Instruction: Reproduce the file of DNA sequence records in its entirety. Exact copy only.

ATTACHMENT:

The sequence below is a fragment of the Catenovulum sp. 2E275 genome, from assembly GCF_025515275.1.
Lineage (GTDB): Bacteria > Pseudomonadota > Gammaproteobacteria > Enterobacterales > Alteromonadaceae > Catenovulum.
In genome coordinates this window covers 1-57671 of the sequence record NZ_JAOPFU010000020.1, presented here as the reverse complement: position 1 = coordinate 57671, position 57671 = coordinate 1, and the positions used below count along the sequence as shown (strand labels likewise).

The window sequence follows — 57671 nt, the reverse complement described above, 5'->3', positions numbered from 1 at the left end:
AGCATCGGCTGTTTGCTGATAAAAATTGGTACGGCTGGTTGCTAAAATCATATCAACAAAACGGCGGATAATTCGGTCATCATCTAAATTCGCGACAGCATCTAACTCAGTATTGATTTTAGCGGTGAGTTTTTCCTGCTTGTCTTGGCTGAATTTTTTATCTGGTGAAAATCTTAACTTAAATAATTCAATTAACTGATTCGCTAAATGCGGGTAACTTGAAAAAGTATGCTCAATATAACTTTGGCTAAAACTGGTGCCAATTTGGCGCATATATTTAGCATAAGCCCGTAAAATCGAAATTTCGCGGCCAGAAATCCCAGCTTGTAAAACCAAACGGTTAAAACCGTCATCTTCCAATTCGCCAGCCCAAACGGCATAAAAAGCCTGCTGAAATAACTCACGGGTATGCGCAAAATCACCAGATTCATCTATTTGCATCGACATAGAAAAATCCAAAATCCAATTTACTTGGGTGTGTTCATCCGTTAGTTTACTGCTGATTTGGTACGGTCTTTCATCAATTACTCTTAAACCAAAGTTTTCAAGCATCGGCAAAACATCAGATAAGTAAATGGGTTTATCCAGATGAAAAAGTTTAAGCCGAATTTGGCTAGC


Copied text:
The sequence below is a fragment of the Catenovulum sp. 2E275 genome, from assembly GCF_025515275.1.
Lineage (GTDB): Bacteria > Pseudomonadota > Gammaproteobacteria > Enterobacterales > Alteromonadaceae > Catenovulum.
In genome coordinates this window covers 1-57671 of the sequence record NZ_JAOPFU010000020.1, presented here as the reverse complement: position 1 = coordinate 57671, position 57671 = coordinate 1, and the positions used below count along the sequence as shown (strand labels likewise).

The window sequence follows — 57671 nt, the reverse complement described above, 5'->3', positions numbered from 1 at the left end:
AGCATCGGCTGTTTGCTGATAAAAATTGGTACGGCTGGTTGCTAAAATCATATCAACAAAACGGCGGATAATTCGGTCATCATCTAAATTCGCGACAGCATCTAACTCAGTATTGATTTTAGCGGTGAGTTTTTCCTGCTTGTCTTGGCTGAATTTTTTATCTGGTGAAAATCTTAACTTAAATAATTCAATTAACTGATTCGCTAAATGCGGGTAACTTGAAAAAGTATGCTCAATATAACTTTGGCTAAAACTGGTGCCAATTTGGCGCATATATTTAGCATAAGCCCGTAAAATCGAAATTTCGCGGCCAGAAATCCCAGCTTGTAAAACCAAACGGTTAAAACCGTCATCTTCCAATTCGCCAGCCCAAACGGCATAAAAAGCCTGCTGAAATAACTCACGGGTATGCGCAAAATCACCAGATTCATCTATTTGCATCGACATAGAAAAATCCAAAATCCAATTTACTTGGGTGTGTTCATCCGTTAGTTTACTGCTGATTTGGTACGGTCTTTCATCAATTACTCTTAAACCAAAGTTTTCAAGCATCGGCAAAACATCAGATAAGTAAATGGGTTTATCCAGATGAAAAAGTTTAAGCCGAATTTGGCTAGC